God of War: Ascension is just over a month from launch, an approaching event that's increasingly been cause for alarm. After all, we haven’t even seen the single-player since last summer at E3, and while a multiplayer beta just recently wrapped, it just wasn’t the same God of War experience we’ve come to expect from this Sony tentpole that's made itself synonymous with over-the-top, first-person action gaming.
More to the point is that Ascension is a prequel to the entire series, giving us a look at Kratos before he was Kratos: the armed-to-the-teeth warrior who bellows anger at the gods while battling through impossible scenarios against supposedly immortal foes. By toying with the formula, Sony and their Santa Monica Studio would risk neglecting what's made GoW such a hit in the first place.
But, the more things change, the more they stay the same, and in this case, that is welcome news. After playing through what is roughly the opening part of the game, we can happily report that this is indeed a true, dyed in the wool God of War experience. Almost as soon as the adventure opens, you’re battling Aegaeon the Hekatonkheires, a massive giant with one hundred arms who's been turned into a prison by the Furies.
In fact, the first half-hour of the game sets the bar so high that you have to wonder how the team will ever keep topping themselves all the way to an endgame. Lead designer Mark Simon assures us however that “You’ve seen nothing yet. I’m not kidding. This demo you’re seeing, plus the E3 demo, that represents a snippet of what is yet to come. We’ve created an epic adventure for Kratos to go on, and just wait until you see the scale of it.”
In this opening, Kratos has been bound and imprisoned by the Furies, having broken his blood oath with the god Ares after being tricked into killing his wife and daughter. While strung up helplessly, Kratos is visted and tortured by the Fury Megaera. But being more than mortal has its advantages, and it isn’t long before Kratos turns things around, freeing himself in pursuit of Megaera and battling his way out of otherworldly detention.
Veterans of the series will slip back easily into Kratos’ skin, using the Blades of Chaos for light and heavy attacks, lifting enemies into the air and combining moves to keep that hit count building. New skills are welcome, like an ability to tether to foes and swing them wrecking-ball style into other enemies and a Circle attack for disarming opponents and appropriating their weapons, but when all is said and done Ascension is the brutal, melee God of War episode you would want it to be.
The development team has attempted to smooth out some remaining rough edges on the series, making Kratos’ climbing sequences more fluid and not just a “point a to point b” experience. They've also inserted some new mechanics into the game, like a sliding sequence where Kratos can sort of skateboard his way (without a board) down a sloping surface while dodging obstacles. But the wheel hasn’t been reinvented, and you won’t find the angry Greek firing lasers or wielding dual pistols against his enemy. “He’s a personification of rage and anger,” says Simon, “and this game attempts to deal with that head-on.”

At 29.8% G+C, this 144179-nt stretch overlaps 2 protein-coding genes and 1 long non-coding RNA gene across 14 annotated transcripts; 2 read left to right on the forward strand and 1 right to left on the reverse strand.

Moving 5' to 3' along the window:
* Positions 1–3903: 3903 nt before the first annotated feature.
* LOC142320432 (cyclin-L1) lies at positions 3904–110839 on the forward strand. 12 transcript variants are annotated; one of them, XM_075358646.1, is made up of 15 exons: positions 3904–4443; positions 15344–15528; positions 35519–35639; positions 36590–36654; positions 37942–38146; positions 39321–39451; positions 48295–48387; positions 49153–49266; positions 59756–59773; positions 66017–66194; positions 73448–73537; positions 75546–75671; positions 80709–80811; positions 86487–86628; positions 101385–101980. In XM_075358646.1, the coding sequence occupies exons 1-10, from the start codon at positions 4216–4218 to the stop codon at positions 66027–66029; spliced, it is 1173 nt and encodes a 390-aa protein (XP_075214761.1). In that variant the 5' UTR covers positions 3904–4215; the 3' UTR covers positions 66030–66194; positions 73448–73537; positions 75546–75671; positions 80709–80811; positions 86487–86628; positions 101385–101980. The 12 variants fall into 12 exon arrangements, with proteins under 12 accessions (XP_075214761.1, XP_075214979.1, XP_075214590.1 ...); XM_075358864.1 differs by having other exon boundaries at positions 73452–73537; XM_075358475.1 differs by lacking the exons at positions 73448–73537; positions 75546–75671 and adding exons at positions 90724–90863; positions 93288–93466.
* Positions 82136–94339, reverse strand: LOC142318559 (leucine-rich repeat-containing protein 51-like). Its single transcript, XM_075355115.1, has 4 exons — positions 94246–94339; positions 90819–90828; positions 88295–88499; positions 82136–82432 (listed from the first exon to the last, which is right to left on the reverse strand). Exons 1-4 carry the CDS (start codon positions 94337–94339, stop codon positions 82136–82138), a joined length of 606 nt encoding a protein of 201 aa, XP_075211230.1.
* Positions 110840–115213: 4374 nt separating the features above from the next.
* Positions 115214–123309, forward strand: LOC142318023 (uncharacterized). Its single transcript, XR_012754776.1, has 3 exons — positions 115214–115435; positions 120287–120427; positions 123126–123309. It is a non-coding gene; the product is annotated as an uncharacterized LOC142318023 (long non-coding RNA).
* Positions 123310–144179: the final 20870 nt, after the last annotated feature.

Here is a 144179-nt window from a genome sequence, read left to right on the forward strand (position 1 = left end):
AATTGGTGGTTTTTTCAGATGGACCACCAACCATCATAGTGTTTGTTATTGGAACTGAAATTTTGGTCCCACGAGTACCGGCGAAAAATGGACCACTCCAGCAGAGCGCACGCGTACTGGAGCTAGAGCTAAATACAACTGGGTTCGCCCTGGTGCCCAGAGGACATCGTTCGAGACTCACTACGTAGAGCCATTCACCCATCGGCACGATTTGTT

Even though Kratos is probably the gaming world’s biggest rage-monster, they have also tried to soften him somewhat in this game. Not in the actual combat, but by revealing more of his tragic, life-altering background than we have ever seen before. The Super Bowl live-action spot underscores the human side of Kratos, while the flashbacks throughout the game seek to do the same. We got only a brief look at one of these moments, but it features a calm and collected Kratos tucking his daughter into bed. Despite the impressive body count he will rack up in the future, this was once a family man with an entirely different course before him.
Much was said about God of War 3 being the end of Kratos’ journey, and while that could still be true since Ascension is a prequel, Simon is sure that we’ll see Kratos again: “I know that people have said all kinds of things about that, but the mythos we’ve explored and the creatures that we’ve created … we can explore a lot of different things and a lot of different mythologies here. I think there’s a lot of meat in there, and you can take this story and see where it goes, or you could even take the end of God of War 3 and play with that. There’s a lot left there.”
While we aren’t sure if players will fully embrace multiplayer in what has always been a single-player-only experience, the team knows what fans of the series have come to expect, and they have no aim to disappoint. Simon concluded, “The odyssey that we’ve created here is more like God of War 2 or God of War 1 in terms of length or in terms of its locales. The combat in the game has never been this visceral, it has never been this responsive, and you have never had this many options. I am super-proud of what our team has achieved.”
God of War: Ascension launches on March 12 for the PlayStation 3.